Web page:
• Facility access
  • Visitor access and badge inventory
  • Surveillance retention periods
  • Emergency procedures
  • Facility Maintenance
  • Access to areas containing PHI

Workstation security and use

The organization should determine whether they are a covered entity. Management should implement physical safeguards for all workstations that access ePHI to restrict access to authorized users. Management should also define policies and procedures regarding the safeguarding and use of workstations (workstations on wheels) to include:

  • Physical Access to workstations limited to authorize personnel
  • Prohibiting non-business activity on workstations

Device and media controls

Management should implement policies and procedures that govern the receipt and removal of hardware and electronic media that contain ePHI into, out of, and within the facility. Management should also formally define policies and procedures regarding hardware and removable media that include:

  • Hardware and media accountability
  • Acceptable Use
  • Maintenance records for the movement of hardware and media
  • Data disposal and destruction
  • Asset Inventory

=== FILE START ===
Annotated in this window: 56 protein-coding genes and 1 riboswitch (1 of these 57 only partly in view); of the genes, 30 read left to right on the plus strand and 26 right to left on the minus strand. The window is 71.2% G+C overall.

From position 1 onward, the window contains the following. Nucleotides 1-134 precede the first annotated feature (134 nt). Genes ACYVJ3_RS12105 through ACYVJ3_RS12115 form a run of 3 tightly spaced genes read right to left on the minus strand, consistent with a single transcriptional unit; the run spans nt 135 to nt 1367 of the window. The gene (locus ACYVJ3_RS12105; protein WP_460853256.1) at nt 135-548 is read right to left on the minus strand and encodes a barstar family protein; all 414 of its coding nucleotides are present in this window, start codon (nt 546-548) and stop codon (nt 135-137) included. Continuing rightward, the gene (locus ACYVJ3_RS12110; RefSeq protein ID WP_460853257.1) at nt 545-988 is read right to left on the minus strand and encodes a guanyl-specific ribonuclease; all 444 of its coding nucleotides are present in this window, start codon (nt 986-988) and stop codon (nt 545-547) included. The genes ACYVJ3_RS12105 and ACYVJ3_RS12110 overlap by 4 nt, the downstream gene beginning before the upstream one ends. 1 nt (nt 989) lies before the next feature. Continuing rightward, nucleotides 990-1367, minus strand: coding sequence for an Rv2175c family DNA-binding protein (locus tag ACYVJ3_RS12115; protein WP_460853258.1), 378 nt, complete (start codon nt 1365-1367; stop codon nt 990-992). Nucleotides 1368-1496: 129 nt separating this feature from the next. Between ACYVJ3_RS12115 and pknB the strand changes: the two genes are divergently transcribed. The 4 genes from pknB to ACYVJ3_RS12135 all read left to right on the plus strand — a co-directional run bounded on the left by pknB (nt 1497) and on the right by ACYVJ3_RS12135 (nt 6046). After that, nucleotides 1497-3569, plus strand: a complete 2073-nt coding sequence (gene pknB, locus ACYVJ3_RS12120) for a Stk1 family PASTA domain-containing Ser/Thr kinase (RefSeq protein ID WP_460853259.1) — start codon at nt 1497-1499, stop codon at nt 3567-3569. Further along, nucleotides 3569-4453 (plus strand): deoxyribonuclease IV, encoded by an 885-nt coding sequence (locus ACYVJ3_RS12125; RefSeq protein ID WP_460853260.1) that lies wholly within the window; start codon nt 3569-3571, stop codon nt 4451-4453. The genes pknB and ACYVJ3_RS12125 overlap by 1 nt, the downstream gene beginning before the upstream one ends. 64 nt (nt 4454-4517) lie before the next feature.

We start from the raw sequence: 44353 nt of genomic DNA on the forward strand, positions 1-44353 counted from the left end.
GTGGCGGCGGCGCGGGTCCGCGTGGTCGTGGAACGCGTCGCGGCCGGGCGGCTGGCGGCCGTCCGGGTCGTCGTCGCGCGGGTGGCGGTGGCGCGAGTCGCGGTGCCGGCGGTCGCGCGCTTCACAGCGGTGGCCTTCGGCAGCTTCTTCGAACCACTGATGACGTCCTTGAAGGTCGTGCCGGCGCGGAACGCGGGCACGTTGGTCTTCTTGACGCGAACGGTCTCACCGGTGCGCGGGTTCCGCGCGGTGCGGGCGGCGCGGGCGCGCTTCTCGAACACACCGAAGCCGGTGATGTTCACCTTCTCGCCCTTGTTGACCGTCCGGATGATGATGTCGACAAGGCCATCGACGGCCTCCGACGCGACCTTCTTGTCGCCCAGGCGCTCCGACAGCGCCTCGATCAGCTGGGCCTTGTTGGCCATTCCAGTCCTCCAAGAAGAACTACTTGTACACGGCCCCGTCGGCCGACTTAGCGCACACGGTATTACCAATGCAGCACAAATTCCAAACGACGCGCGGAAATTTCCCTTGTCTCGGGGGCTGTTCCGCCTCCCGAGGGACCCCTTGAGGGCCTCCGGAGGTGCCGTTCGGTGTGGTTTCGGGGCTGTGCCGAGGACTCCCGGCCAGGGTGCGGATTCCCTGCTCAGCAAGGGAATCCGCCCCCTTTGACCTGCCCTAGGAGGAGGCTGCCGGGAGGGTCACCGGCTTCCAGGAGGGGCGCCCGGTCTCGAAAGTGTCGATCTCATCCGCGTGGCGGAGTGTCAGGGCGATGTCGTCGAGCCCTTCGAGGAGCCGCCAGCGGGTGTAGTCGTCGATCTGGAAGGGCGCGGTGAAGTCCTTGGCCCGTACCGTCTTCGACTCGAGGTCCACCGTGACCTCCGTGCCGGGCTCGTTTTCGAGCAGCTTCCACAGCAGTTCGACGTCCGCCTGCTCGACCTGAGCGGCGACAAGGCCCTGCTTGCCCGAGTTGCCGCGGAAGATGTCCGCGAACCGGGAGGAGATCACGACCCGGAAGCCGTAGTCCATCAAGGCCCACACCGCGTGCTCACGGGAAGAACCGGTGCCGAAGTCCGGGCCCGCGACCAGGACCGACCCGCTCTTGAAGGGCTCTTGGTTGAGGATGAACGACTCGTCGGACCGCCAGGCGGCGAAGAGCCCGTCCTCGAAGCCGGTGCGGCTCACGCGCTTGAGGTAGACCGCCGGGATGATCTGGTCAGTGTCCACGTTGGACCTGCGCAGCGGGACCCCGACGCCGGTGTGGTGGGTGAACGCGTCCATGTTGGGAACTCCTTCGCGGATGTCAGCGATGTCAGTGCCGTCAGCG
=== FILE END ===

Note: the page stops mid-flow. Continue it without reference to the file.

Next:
• Removable Media
  • Bring your own device (BYOD)

Security rule – technical safeguards

Access controls

Management should implement technical policies and procedures for electronic information systems that maintain ePHI to allow access only to those persons or software programs that are required. Management should also formally define and follow key information security controls that include:

  • Access provisioning and removal
  • Role-based access privileges
  • Standardized authentication procedures for all systems
  • Standardized, minimum password requirements for all user and system accounts
  • External access procedures
  • Emergency access procedures

Audit controls

Management should implement hardware, software, and/or procedural mechanisms that record and examine activity in information systems that contain or use ePHI. Management should also formally document policies and procedures regarding information systems activity review and internal audit functions and include:

  • Documented review process
  • Audit logging
  • Physical access logs
  • Policy and Procedure Review
  • Periodic internal controls reviews

Integrity controls and transmission security

Management should outline and implement security measures to ensure that electronically transmitted ePHI is not improperly modified without detection until disposed of. Management should also implement standardized encryption mechanisms that provide encryption at rest and encryption in transit.

File Integrity Monitoring (FIM) should also be utilized to ensure only authorized changes are deployed into production environments.

Person or entity authentication

Management should develop policies and procedures to verify that a person or entity seeking access to ePHI is the one claimed, as well as formally document policies and procedures around information security that include: